In 1982 weekly Sunday services were held in the mornings at West Grinstead and in both mornings and evenings at Partridge Green. (fn. 69)
The church of ST. GEORGE, so called by 1491, (fn. 70) is of sandstone, rendered, with a Horsham stone roof, and consists of a chancel with south chapel, nave, south tower with short spire, south aisle, and north porch.
The west part of the north wall of the nave, with herringbone masonry and two roundheaded windows, seems to date from c. 1100. Early in the 13th century additions were being made to the south; the tower was built first and then a south aisle with an arcade of three bays. The south doorway, of two orders, was reset.
The present chancel was built in the later 13th century, presumably replacing an earlier one; there is no structural division between it and the nave. The present south chapel was rebuilt, as a manorial chapel, in the later 14th or 15th century, an earlier doorway being resited in the south wall. That chapel was called the Lady chapel in 1442; (fn. 71) the wide arch between it and the chancel is 16th-century. Other late medieval work includes a three-light window in the north wall of the nave and the finely carved north porch of timber on a brick base, both of which are 15th-century. The nave and chancel have a singleframed braced collar roof, possibly 14th-century. (fn. 72)
The parishioners undertook to maintain the chancel in exchange for the grant from the glebe estate in 1511 of the church house. (fn. 73) Chancel, south chapel, and tower were all in poor condition in the 1620s. (fn. 74) The church was newly ceiled apparently in 1712, (fn. 75) and further improvements to the interior were carried out at the incumbent's expense shortly before 1835. (fn. 76) A major restoration was not undertaken until 1890, when the walls were underpinned and partly rebuilt, and the roof entirely renovated. (fn. 77)
Medieval fittings include an oak dug-out chest and a 12th-century marble font on a later medieval stem; the pyx balance in the chancel roof described in 1892 had by then been covered over. (fn. 78) The pews are partly 16th- or 17th-century, and partly 19th- or 20th-century copies. Many of the former have contemporary numbers and bear the names, in lettering apparently of the 1820s, (fn. 79) of the farms for the owners or occupiers of which they were reserved. The west gallery erected in 1723 for the 'singers' (fn. 80) may have survived until the restoration of 1890. The pulpit, with an inlaid sounding board, is 18th-century. Fittings of c. 1890 include the east window by C. E. Kempe (fn. 81) and the chancel rood screen which incorporates part of the medieval screen discovered during the restoration. (fn. 82)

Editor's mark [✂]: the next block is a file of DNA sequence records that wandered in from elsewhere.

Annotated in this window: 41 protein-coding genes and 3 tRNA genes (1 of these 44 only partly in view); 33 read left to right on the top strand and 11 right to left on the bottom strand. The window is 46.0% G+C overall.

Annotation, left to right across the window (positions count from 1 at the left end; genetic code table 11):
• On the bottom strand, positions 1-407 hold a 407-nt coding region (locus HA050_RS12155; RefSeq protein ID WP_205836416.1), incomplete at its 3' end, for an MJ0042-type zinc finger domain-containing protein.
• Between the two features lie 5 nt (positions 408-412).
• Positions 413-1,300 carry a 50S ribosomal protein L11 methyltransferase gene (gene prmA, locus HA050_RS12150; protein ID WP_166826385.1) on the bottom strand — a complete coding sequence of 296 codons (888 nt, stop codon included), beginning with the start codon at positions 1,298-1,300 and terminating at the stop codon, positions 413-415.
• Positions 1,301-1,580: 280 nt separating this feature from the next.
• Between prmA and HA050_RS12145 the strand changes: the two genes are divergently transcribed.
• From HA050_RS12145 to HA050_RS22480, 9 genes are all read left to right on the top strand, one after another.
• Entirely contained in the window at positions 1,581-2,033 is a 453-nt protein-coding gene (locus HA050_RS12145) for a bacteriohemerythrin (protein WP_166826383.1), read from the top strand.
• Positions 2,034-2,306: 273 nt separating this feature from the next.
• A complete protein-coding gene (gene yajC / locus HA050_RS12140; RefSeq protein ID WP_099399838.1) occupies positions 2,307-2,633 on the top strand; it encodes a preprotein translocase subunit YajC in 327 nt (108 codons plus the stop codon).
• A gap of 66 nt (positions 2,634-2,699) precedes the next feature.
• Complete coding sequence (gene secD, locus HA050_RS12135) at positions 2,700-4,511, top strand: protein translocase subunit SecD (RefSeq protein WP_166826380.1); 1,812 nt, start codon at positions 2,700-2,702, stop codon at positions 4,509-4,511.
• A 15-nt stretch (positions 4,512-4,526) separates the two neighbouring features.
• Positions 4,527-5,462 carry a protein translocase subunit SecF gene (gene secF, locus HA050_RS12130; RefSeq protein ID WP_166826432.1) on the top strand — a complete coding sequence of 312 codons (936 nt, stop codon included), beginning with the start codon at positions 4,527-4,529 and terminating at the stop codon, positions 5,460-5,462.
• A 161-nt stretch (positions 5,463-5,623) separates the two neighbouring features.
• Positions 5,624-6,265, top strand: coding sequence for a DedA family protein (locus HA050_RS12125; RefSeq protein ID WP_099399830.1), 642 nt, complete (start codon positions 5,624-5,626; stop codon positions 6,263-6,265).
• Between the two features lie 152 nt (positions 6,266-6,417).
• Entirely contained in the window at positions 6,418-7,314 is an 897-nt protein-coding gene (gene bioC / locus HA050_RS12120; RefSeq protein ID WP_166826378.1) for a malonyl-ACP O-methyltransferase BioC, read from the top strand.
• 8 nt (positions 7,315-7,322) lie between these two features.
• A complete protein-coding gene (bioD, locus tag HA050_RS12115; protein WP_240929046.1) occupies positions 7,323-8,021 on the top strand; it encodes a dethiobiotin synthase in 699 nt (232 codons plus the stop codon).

The church is rich in monuments. There are brasses in the south chapel to Philippa Halsham (d. 1395), and to Sir Hugh Halsham (d. 1442) and his wife Joyce; (fn. 83) the inscriptions survived in the later 18th century, but by 1830 had been defaced. (fn. 84) There are monuments both there and elsewhere in the church to members of the Caryll and Burrell families; they include one by Flaxman to Sir William Burrell the antiquary (d. 1796), (fn. 85) whose voluminous collections on Sussex history were bequeathed to the British Museum. (fn. 86) The south aisle has monuments to members of the Ward family of Champions Farm, including a striking one by Rysbrack to William Powlett (d. 1746) of St. Leonard's house in Lower Beeding, and his wife Elizabeth, née Ward.